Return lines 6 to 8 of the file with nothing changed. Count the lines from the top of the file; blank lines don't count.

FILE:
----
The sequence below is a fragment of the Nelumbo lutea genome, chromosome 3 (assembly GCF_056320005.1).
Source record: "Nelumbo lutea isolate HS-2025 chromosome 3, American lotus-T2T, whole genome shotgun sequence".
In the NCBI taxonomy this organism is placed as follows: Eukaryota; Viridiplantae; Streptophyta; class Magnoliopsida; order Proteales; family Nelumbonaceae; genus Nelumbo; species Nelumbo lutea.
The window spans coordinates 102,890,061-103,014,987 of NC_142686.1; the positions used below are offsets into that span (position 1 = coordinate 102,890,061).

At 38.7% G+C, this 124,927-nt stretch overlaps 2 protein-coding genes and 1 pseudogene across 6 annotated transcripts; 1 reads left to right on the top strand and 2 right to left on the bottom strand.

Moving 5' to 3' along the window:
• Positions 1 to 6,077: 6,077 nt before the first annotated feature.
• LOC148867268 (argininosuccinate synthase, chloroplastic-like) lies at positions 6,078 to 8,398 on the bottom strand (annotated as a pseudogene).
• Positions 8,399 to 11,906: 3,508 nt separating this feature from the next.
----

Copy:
Moving 5' to 3' along the window:
• Positions 1 to 6,077: 6,077 nt before the first annotated feature.
• LOC148867268 (argininosuccinate synthase, chloroplastic-like) lies at positions 6,078 to 8,398 on the bottom strand (annotated as a pseudogene).